Publisher’s Summary: Madeleine Thien’s new novel is breathtaking in scope and ambition even as it is hauntingly intimate. With the ease and skill of a master storyteller, Thien takes us inside an extended family in China, showing us the lives of two successive generations–those who lived through Mao’s Cultural Revolution in the mid-twentieth century; and the children of the survivors, who became the students protesting in Tiananmen Square in 1989, in one of the most important political moments of the past century. With exquisite writing sharpened by a surprising vein of wit and sly humour, Thien has crafted unforgettable characters who are by turns flinty and headstrong, dreamy and tender, foolish and wise.
At the centre of this epic tale, as capacious and mysterious as life itself, are enigmatic Sparrow, a genius composer who wishes desperately to create music yet can find truth only in silence; his mother and aunt, Big Mother Knife and Swirl, survivors with captivating singing voices and an unbreakable bond; Sparrow’s ethereal cousin Zhuli, daughter of Swirl and storyteller Wen the Dreamer, who as a child witnesses the denunciation of her parents and as a young woman becomes the target of denunciations herself; and headstrong, talented Kai, best friend of Sparrow and Zhuli, and a determinedly successful musician who is a virtuoso at masking his true self until the day he can hide no longer. Here, too, is Kai’s daughter, the ever-questioning mathematician Marie, who pieces together the tale of her fractured family in present-day Vancouver, seeking a fragile meaning in the layers of their collective story.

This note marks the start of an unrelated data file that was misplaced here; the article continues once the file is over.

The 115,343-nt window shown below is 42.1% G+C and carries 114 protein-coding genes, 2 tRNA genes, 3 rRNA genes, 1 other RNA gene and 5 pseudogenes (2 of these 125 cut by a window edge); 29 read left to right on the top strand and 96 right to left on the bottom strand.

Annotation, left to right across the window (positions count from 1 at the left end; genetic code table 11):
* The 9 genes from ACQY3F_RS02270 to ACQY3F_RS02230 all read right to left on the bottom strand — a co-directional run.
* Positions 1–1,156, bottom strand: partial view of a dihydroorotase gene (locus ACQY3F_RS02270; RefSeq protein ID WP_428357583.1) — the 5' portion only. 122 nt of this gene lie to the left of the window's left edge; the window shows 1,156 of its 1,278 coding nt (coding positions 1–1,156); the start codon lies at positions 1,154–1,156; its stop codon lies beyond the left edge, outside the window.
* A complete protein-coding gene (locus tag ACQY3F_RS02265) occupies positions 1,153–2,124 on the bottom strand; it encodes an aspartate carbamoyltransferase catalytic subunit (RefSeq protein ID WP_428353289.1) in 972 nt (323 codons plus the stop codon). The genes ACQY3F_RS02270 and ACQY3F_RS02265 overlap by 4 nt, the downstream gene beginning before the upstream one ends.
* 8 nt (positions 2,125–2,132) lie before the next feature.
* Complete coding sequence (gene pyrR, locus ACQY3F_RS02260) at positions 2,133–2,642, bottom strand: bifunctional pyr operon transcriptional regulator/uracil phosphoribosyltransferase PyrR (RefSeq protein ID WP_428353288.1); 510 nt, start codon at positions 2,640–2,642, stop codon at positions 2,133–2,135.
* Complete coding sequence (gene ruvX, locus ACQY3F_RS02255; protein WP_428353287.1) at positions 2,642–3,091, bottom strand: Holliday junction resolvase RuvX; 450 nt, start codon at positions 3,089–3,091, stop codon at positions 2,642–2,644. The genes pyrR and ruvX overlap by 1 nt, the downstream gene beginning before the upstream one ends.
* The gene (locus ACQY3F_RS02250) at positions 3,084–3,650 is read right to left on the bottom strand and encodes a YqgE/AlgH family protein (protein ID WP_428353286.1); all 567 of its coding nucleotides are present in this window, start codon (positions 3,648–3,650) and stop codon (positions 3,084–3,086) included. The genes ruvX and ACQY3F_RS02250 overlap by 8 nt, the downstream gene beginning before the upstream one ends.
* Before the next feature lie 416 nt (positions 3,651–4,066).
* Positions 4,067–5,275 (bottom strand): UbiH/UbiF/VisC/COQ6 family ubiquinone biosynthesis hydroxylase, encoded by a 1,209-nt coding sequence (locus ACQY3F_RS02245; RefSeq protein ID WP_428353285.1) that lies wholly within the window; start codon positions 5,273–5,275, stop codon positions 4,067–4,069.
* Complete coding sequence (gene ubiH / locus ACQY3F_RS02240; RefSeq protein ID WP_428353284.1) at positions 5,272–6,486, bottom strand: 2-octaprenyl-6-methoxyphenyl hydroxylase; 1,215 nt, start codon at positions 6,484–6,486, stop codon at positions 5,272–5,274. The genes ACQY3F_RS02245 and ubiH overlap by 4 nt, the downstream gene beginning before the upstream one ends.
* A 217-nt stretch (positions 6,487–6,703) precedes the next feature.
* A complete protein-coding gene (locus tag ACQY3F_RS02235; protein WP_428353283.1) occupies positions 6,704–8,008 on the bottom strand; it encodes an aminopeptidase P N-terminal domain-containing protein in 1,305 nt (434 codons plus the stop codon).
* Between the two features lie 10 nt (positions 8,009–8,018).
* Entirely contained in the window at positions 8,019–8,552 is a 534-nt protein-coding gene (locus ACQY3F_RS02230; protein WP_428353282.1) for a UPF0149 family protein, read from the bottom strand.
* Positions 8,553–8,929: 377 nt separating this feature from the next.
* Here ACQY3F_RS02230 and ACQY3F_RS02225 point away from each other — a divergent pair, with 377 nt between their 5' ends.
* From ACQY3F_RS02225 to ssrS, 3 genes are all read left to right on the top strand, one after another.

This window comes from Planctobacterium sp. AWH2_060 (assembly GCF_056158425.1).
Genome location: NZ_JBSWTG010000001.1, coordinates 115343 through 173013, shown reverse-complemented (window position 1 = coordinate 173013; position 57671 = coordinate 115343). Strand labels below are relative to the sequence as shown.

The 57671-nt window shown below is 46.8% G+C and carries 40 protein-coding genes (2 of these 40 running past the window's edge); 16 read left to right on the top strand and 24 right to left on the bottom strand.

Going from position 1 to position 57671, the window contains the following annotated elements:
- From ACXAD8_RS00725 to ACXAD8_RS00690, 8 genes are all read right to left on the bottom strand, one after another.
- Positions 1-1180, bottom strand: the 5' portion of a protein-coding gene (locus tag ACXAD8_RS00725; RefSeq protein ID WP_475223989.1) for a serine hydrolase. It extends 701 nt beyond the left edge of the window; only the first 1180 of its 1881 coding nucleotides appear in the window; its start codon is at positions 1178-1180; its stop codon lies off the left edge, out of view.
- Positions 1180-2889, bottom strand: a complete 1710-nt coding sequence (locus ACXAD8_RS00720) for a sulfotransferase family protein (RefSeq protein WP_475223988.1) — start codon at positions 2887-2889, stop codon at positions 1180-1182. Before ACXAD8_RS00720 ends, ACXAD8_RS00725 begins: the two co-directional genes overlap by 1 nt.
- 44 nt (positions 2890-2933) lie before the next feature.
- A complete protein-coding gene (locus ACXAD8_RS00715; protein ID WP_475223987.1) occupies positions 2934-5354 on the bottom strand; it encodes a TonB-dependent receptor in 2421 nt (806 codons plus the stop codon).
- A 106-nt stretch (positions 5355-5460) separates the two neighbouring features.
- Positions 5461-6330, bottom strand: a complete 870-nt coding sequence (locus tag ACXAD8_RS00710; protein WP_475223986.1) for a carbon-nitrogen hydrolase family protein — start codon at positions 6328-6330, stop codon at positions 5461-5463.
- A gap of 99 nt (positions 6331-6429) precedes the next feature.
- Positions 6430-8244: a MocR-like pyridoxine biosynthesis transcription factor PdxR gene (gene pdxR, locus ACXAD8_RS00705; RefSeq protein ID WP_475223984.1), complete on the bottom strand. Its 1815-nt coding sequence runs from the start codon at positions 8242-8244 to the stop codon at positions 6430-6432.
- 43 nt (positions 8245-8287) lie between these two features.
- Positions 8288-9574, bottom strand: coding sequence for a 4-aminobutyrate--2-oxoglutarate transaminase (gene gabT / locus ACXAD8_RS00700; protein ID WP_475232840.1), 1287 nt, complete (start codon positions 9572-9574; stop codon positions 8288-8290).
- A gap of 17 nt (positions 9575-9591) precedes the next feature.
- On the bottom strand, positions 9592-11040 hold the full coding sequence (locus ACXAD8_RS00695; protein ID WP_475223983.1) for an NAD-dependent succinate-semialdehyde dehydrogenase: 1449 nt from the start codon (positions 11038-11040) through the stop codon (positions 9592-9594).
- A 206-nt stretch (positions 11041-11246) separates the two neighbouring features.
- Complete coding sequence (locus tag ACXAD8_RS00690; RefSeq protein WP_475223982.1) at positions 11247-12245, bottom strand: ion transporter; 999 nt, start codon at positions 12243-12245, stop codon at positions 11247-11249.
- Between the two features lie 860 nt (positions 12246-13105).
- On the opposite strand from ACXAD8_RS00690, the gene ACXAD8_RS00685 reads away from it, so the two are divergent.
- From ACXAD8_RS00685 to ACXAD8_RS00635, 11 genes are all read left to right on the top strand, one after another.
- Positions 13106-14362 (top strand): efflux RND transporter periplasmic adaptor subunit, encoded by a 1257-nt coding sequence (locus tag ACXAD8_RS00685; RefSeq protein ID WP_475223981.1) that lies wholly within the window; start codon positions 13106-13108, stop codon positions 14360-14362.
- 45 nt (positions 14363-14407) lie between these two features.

With maturity and sophistication, humour and beauty, a huge heart and impressive understanding, Thien has crafted a novel that is at once beautifully intimate and grandly political, rooted in the details of daily life inside China, yet transcendent in its universality.

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The Big Mother of Claire Cameron’s The Last Neanderthal is the matriarch of a failing Neanderthal clan, and the mother of the main character, Girl.

Publisher’s Summary: Forty thousand years in the past, the last family of Neanderthals roams the earth. After a crushingly hard winter, their numbers are low, but Girl, the oldest daughter, is just coming of age and her family is determined to travel to the annual meeting place and find her a mate.

But the unforgiving landscape takes its toll, and Girl is left alone to care for Runt, a foundling of unknown origin. As Girl and Runt face the coming winter storms, Girl realizes she has one final chance to save her people, even if it means sacrificing part of herself.

In the modern day, archaeologist Rosamund Gale works well into her pregnancy, racing to excavate newly found Neanderthal artifacts before her baby comes. Linked across the ages by the shared experience of early motherhood, both stories examine the often taboo corners of women’s lives.

Haunting, suspenseful, and profoundly moving, THE LAST NEANDERTHAL asks us to reconsider all we think we know about what it means to be human.

These were probably the two best adult books I read this summer.